Wednesday, August 6, 2014

The fire begins to burn

The fire begins to burn, and we rush to quench it.

We had a friend with a passion for teenagers, and her passion was specifically around the music teenagers liked to listen to. She wanted teenagers to know that there were alternatives to the violence- and-sex-drenched songs produced across so many musical genres. With full support, she started a small lending library ministry on Sunday mornings at church – wheeling out racks of Christian music CDs – rap, country, rock, pop, even heavy metal (who knew?). The church teens swarmed around it.

She spent a lot of her own money to buy the CDs. She listened to each one. She staffed the library each Sunday. The teens loved it. She loved it.

Someone on the church staff took notice, and discovered that it was a ministry that was not to be found on the official organization chart. Eventually, the staff took over.

The music ministry to teens died. No one had the passion and the commitment our friend had. No one could talk to the teens about the music like she could.

Francis Chan, author of Forgotten God: Reversing Our Tragic Neglect of the Holy Spirit, might say that the church, in this case, institutionalized the Spirit out of existence. The ministry was safely on the organization chart, but it was dead.

Churches grow, add staff and managerial duties, and manage ministries. But like in any organization, the purpose of staff is partially one of control. Companies do this, non-profits do this, governments at all levels do this. And, unfortunately, so do churches.

“Instead of encouraging people who are doing courageous things for God and joining them in their discernment process of how to be faithful to what God is calling them to do,” Chan writes, “we tell them to slow down and back off.”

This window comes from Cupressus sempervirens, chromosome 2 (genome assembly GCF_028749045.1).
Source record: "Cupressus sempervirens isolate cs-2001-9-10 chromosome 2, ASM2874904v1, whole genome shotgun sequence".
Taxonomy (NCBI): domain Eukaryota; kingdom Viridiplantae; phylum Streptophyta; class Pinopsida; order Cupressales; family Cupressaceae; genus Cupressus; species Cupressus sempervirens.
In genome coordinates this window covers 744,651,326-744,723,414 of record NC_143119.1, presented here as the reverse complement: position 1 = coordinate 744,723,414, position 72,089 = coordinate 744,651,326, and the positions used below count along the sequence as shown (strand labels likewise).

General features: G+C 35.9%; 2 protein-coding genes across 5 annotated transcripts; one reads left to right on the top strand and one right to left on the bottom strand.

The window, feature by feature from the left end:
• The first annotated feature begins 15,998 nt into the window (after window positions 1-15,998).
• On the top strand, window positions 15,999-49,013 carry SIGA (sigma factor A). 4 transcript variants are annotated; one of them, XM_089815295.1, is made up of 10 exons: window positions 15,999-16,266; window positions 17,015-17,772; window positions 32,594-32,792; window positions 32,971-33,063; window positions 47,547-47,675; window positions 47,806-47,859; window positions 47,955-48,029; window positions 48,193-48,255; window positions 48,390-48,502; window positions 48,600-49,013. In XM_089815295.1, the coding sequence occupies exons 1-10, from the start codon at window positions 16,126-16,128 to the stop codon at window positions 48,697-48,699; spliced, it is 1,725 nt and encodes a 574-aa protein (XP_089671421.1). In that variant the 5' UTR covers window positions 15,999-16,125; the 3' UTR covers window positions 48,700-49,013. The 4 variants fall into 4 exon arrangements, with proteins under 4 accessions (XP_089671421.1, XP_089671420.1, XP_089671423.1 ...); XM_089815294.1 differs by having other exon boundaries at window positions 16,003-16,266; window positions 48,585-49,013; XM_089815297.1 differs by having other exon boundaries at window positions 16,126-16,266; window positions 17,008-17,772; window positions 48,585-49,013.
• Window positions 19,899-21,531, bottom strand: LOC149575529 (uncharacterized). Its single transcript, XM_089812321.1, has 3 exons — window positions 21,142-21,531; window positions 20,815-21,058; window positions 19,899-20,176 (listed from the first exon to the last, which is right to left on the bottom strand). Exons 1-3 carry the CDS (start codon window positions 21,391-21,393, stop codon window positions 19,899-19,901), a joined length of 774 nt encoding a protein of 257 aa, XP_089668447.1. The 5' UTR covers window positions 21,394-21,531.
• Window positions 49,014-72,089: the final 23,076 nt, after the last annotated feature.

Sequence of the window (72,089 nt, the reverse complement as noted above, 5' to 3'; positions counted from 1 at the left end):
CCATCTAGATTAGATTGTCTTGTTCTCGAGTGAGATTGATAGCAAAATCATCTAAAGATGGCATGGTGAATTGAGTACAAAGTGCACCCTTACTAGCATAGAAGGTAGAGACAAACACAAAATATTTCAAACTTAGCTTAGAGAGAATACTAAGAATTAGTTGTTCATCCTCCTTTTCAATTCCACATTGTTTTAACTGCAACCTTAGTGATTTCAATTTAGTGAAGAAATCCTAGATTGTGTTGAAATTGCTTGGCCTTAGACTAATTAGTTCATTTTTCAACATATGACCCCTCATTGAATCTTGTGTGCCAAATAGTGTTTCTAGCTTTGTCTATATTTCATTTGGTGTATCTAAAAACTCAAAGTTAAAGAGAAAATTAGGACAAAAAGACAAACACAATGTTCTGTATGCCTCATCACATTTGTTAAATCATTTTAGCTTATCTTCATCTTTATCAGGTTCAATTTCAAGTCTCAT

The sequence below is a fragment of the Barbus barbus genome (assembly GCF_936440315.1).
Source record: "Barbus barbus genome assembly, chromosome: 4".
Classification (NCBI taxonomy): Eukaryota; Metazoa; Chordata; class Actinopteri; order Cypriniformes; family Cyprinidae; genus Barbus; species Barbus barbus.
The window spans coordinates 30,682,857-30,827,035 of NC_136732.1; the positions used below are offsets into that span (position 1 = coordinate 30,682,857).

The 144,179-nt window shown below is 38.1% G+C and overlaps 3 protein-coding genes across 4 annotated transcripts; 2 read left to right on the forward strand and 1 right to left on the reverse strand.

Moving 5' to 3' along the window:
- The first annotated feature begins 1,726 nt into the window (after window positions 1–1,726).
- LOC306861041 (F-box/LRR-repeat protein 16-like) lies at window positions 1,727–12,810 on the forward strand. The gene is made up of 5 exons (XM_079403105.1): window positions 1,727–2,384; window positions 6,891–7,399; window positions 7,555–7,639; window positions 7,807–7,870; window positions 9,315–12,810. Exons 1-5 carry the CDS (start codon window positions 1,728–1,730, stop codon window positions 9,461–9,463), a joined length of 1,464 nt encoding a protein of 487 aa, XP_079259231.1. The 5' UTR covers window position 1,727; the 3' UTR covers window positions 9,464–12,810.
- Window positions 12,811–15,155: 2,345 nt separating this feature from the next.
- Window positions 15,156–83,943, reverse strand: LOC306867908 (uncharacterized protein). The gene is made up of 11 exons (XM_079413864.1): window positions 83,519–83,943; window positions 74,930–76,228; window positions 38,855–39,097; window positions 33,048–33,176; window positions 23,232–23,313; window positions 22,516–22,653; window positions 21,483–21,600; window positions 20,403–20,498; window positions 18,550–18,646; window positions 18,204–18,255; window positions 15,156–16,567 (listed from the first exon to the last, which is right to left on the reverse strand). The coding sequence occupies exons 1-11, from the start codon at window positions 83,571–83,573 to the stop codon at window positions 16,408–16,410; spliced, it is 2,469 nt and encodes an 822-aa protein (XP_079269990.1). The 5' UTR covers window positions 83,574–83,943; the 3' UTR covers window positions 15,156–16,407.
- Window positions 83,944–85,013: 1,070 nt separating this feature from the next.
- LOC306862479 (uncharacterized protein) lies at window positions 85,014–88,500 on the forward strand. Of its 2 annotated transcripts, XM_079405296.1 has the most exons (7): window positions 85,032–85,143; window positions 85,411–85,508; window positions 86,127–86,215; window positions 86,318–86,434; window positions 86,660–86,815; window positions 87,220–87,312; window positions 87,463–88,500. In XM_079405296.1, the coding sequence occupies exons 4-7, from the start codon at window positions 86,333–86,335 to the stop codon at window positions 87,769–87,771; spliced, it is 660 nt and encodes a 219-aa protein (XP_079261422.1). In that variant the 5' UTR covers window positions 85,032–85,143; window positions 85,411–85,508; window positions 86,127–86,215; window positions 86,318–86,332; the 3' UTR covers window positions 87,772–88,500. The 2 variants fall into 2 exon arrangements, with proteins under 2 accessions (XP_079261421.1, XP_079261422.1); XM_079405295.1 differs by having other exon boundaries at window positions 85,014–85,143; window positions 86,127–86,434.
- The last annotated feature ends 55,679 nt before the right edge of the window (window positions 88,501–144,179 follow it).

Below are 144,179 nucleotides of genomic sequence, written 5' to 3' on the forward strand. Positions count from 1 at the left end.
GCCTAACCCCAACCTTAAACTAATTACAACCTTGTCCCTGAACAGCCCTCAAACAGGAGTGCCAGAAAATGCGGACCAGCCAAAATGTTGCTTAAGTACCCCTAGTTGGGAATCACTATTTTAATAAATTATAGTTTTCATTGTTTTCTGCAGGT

The fire begins to burn, and we rush to quench it.

I’ve talked before about problems we’ve encountered with churches and church organization; it’s not a problem only recently discovered by millennials. Churches can get caught up in corporate models of management, or the latest fashion or craze, as easily as the general culture can. And churches just as susceptible to the problems that result.  

Many church members want to see the status quo maintained; others want to see the status quo shaken up. It’s been my own unfortunate experience to be caught between both on more than one occasion. But they both share one central practice in common: they are both the result of human desires, aims, thought, and plans. We dress it up in the right churchy language, of course, but that’s what much of this actually is – the plans of humans.

Chan’s concern is not about one specific way for people and churches to be radical. There is no one specific way. Instead, he says, “it is both about encouraging others to obey the Spirit’s leadings and about listening to and obeying His leading in your own life.”

The fire begins to burn. What if, rather than rushing in to quench it, we simply watched it to see what might happen?

Led by Jason Stasyszen and Sarah Salter, we’ve been reading Chan’s Forgotten God. Today’s discussion concludes the book. To see more posts on this final section, please visit Jason at Connecting to Impact.

Photograph by Ken Kistler via Public Domain Pictures. Used with permission.


Anonymous said...

seeing and believing

Anonymous said...

"and" not "is"

jasonS said...

It is sad that we do this and no one is really immune. It takes diligence and paying attention to the Holy Spirit and how He's moving. We make snap judgments or try to "help" (which can sometimes just mean taking over). He fits and fashions the Body how He desires and He wants everyone to play their distinct part. Great reminder, Glynn. Thank you.

diana said...

I think this may be my very favorite book study you've reported here. This one just KILLS me - why would a staff stop a volunteer ministry that was working?? Makes NO sense to me. At all. But I know these kinds of things happen. I wrote about a church hero of mine at ADS today - and this woman would be on that list, in my book. Thanks, Glynn.